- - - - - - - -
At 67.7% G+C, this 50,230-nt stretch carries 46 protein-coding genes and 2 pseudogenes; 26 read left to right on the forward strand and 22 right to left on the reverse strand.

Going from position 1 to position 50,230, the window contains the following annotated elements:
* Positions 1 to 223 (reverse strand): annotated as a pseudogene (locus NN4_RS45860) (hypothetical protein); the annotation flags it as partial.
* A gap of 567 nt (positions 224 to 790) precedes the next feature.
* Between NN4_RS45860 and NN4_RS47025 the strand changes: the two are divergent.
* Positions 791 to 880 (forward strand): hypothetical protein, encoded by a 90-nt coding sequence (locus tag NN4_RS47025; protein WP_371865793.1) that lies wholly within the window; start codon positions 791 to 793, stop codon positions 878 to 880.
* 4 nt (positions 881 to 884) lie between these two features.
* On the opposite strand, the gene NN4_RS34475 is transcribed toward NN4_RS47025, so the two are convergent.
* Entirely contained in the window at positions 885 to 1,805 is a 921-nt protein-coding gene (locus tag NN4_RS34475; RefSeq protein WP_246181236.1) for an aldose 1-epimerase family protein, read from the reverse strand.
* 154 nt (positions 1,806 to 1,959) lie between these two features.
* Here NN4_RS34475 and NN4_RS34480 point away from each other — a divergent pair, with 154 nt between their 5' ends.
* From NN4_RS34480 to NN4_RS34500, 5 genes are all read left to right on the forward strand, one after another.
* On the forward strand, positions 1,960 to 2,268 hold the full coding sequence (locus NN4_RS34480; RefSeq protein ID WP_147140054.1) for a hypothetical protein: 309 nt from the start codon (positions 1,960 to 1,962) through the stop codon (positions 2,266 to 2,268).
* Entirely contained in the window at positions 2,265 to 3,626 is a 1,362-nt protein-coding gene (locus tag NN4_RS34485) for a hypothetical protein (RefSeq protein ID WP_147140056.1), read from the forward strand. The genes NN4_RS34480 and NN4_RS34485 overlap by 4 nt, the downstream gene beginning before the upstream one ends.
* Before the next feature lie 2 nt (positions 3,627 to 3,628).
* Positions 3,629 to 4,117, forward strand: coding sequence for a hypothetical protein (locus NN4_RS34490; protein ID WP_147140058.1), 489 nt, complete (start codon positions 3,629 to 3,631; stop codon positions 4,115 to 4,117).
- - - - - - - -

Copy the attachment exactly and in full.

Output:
At 67.7% G+C, this 50,230-nt stretch carries 46 protein-coding genes and 2 pseudogenes; 26 read left to right on the forward strand and 22 right to left on the reverse strand.

Going from position 1 to position 50,230, the window contains the following annotated elements:
* Positions 1 to 223 (reverse strand): annotated as a pseudogene (locus NN4_RS45860) (hypothetical protein); the annotation flags it as partial.
* A gap of 567 nt (positions 224 to 790) precedes the next feature.
* Between NN4_RS45860 and NN4_RS47025 the strand changes: the two are divergent.
* Positions 791 to 880 (forward strand): hypothetical protein, encoded by a 90-nt coding sequence (locus tag NN4_RS47025; protein WP_371865793.1) that lies wholly within the window; start codon positions 791 to 793, stop codon positions 878 to 880.
* 4 nt (positions 881 to 884) lie between these two features.
* On the opposite strand, the gene NN4_RS34475 is transcribed toward NN4_RS47025, so the two are convergent.
* Entirely contained in the window at positions 885 to 1,805 is a 921-nt protein-coding gene (locus tag NN4_RS34475; RefSeq protein WP_246181236.1) for an aldose 1-epimerase family protein, read from the reverse strand.
* 154 nt (positions 1,806 to 1,959) lie between these two features.
* Here NN4_RS34475 and NN4_RS34480 point away from each other — a divergent pair, with 154 nt between their 5' ends.
* From NN4_RS34480 to NN4_RS34500, 5 genes are all read left to right on the forward strand, one after another.
* On the forward strand, positions 1,960 to 2,268 hold the full coding sequence (locus NN4_RS34480; RefSeq protein ID WP_147140054.1) for a hypothetical protein: 309 nt from the start codon (positions 1,960 to 1,962) through the stop codon (positions 2,266 to 2,268).
* Entirely contained in the window at positions 2,265 to 3,626 is a 1,362-nt protein-coding gene (locus tag NN4_RS34485) for a hypothetical protein (RefSeq protein ID WP_147140056.1), read from the forward strand. The genes NN4_RS34480 and NN4_RS34485 overlap by 4 nt, the downstream gene beginning before the upstream one ends.
* Before the next feature lie 2 nt (positions 3,627 to 3,628).
* Positions 3,629 to 4,117, forward strand: coding sequence for a hypothetical protein (locus NN4_RS34490; protein ID WP_147140058.1), 489 nt, complete (start codon positions 3,629 to 3,631; stop codon positions 4,115 to 4,117).